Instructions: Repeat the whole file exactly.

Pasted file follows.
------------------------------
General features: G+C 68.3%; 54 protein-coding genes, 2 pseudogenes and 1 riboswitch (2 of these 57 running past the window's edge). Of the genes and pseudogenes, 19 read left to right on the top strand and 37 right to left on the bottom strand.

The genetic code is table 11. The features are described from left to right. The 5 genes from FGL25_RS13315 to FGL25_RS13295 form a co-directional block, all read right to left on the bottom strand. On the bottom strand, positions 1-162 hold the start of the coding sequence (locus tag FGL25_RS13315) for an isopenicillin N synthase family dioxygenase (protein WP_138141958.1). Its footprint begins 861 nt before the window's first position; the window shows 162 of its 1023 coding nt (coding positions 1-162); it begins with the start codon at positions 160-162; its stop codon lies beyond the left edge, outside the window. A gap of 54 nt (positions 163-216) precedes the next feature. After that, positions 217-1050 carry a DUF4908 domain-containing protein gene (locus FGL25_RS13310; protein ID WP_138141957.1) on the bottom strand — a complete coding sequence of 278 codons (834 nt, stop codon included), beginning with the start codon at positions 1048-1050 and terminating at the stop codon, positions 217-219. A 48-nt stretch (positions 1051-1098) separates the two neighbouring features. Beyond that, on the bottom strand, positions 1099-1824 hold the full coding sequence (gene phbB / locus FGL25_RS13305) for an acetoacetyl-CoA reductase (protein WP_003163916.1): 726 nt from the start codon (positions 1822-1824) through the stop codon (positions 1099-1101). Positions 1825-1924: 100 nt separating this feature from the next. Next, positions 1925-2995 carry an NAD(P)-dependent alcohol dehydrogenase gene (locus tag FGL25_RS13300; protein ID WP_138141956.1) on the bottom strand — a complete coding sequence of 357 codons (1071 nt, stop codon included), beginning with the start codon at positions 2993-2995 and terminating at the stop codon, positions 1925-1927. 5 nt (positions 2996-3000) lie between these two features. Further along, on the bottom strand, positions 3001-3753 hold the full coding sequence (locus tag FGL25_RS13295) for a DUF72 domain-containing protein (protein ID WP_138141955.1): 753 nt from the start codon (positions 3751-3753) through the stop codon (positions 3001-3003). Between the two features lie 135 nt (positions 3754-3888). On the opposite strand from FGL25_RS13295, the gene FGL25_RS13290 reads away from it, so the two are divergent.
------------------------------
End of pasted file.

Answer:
General features: G+C 68.3%; 54 protein-coding genes, 2 pseudogenes and 1 riboswitch (2 of these 57 running past the window's edge). Of the genes and pseudogenes, 19 read left to right on the top strand and 37 right to left on the bottom strand.

The genetic code is table 11. The features are described from left to right. The 5 genes from FGL25_RS13315 to FGL25_RS13295 form a co-directional block, all read right to left on the bottom strand. On the bottom strand, positions 1-162 hold the start of the coding sequence (locus tag FGL25_RS13315) for an isopenicillin N synthase family dioxygenase (protein WP_138141958.1). Its footprint begins 861 nt before the window's first position; the window shows 162 of its 1023 coding nt (coding positions 1-162); it begins with the start codon at positions 160-162; its stop codon lies beyond the left edge, outside the window. A gap of 54 nt (positions 163-216) precedes the next feature. After that, positions 217-1050 carry a DUF4908 domain-containing protein gene (locus FGL25_RS13310; protein ID WP_138141957.1) on the bottom strand — a complete coding sequence of 278 codons (834 nt, stop codon included), beginning with the start codon at positions 1048-1050 and terminating at the stop codon, positions 217-219. A 48-nt stretch (positions 1051-1098) separates the two neighbouring features. Beyond that, on the bottom strand, positions 1099-1824 hold the full coding sequence (gene phbB / locus FGL25_RS13305) for an acetoacetyl-CoA reductase (protein WP_003163916.1): 726 nt from the start codon (positions 1822-1824) through the stop codon (positions 1099-1101). Positions 1825-1924: 100 nt separating this feature from the next. Next, positions 1925-2995 carry an NAD(P)-dependent alcohol dehydrogenase gene (locus tag FGL25_RS13300; protein ID WP_138141956.1) on the bottom strand — a complete coding sequence of 357 codons (1071 nt, stop codon included), beginning with the start codon at positions 2993-2995 and terminating at the stop codon, positions 1925-1927. 5 nt (positions 2996-3000) lie between these two features. Further along, on the bottom strand, positions 3001-3753 hold the full coding sequence (locus tag FGL25_RS13295) for a DUF72 domain-containing protein (protein ID WP_138141955.1): 753 nt from the start codon (positions 3751-3753) through the stop codon (positions 3001-3003). Between the two features lie 135 nt (positions 3754-3888). On the opposite strand from FGL25_RS13295, the gene FGL25_RS13290 reads away from it, so the two are divergent.